of its decrees. In the United States, there are 
reasons and motives for a more respectful and un- 
doubting submission to the requirements of the civil 
and military codes, than in any other nation which 
has ever existed ; for they are formed by the repre- 
sentatives of freemen, in conformity to constitutions 
which they have deliberately instituted, as citizens of 
the State and National governments ; and it should 
ever be recollected that they are based on that fun- 
damental principle of all republics, which requires a 



1847.] CITY DOCUMENT.— No. 1. 7 

cheerful acquiescence in the decisions of the major- 

ity. 

So long, therefore, as these principles are acknowl- 
edged, and the laws universally regarded with pro- 
found deference, tranquillity will be maintained, and 
the morals of the people preserved. But whenever 
individual insubordination, or combinations of the 
vicious and reckless can violate them with impunity, 
and assert an unrestrained liberty of action, as a right, 
freedom degenerates into licentiousness, and the 
worst form of despotism, is inevitably and speedily 
developed, in the unjust, vindictive, and barbarous 
decretals of an ungoverned and ungovernable multi- 
tude. 

If any measure of the government is considered, 
by any portion of the people, as either unnecessary, 
impolitic or impressive, the means of correction and 
for obtaining redress for alleged wrongs, are period- 
ically presented in the Halls of Legislation ; and it 
is there alone, that efforts can be properly made for 
their modification or repeal ; while all attempts to 
impede their enforcement is as dishonorable as it is 
culpable ; for they excite that dangerous insurrec- 
tionary spirit, which madly denounces and furiously 
opposes every legal effort for the restoration of tran- 
quillity, and ultimately triumphs, in the utter pros-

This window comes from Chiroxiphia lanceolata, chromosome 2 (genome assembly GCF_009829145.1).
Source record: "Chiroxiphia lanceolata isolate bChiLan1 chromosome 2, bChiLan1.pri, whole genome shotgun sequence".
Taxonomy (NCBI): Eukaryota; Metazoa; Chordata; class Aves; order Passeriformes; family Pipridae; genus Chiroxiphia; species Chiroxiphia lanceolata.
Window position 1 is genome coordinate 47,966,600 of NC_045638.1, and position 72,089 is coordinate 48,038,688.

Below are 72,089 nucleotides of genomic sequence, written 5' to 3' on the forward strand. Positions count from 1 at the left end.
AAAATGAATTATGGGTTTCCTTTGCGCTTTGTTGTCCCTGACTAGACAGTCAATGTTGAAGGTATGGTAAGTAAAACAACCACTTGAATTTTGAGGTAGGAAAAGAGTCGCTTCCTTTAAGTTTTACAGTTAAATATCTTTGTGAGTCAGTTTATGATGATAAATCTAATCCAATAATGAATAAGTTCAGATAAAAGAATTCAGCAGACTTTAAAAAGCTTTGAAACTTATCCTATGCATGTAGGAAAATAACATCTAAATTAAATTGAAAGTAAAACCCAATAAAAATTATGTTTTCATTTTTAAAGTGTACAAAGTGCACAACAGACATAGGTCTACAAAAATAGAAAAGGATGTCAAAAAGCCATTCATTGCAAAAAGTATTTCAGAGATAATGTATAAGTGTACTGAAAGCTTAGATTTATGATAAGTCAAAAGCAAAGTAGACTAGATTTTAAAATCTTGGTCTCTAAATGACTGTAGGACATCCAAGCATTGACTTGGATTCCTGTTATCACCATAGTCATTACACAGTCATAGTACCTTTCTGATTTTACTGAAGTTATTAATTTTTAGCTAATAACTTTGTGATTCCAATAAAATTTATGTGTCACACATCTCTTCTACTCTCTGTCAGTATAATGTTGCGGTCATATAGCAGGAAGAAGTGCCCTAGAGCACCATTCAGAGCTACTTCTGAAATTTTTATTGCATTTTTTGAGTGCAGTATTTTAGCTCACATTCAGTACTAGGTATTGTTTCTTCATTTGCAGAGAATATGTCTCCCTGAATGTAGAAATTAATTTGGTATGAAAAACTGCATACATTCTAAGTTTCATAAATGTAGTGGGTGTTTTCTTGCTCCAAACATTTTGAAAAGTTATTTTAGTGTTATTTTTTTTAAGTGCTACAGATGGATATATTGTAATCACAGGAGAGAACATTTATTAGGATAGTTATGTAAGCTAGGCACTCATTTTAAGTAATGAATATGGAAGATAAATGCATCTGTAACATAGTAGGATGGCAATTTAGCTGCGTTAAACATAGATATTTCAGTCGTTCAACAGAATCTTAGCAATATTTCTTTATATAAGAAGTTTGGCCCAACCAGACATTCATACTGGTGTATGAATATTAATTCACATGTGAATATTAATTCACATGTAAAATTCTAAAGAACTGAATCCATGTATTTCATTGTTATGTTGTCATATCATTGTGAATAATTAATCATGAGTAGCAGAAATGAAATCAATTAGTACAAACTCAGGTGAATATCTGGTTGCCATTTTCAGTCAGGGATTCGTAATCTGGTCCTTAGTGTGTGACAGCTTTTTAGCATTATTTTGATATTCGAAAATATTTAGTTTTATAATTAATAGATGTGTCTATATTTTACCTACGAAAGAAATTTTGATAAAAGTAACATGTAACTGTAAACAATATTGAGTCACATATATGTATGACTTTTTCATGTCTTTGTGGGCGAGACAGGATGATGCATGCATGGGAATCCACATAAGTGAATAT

tration of all the venerated institutions of govern- 
ment, piety and learning. 

As a military force may be required, on occasions 
of excitement and violence, in aid of the civil author- 



8 MAYOR'S ADDRESS. [April, 

ity, " to execute the laws and suppress insurrection," 
it is proper that such attention should be extended 
to the two volunteer companies, which have been 
organized in this city for many years, and have ever 
sustained a high character for their discipline and 
martial appearance, as will best tend to render their 
services available, should they unfortunately become 
necessary. By the Constitution and laws of the 
United States, and of this Commonwealth, they bear 
the sword of justice; and if, from the culpable 
neglect of the general government, this important 
and chief reliable arm of our protection, in rebellion 
and war, has gradually been reduced in vigor and 
consequence, it becomes much more necessary, that 
the municipal authority should do what may be 
deemed most expedient and possible, for perpetu- 
ating its undiminished efficiency, as a very essential 
auxiliary portion of the police department. 

Official duty, as well as the dictates of religion and 
humanity, demand that the necessities of the poor 
should be regarded with that real compassion, which 
is emphatically evinced by the tender of relief, and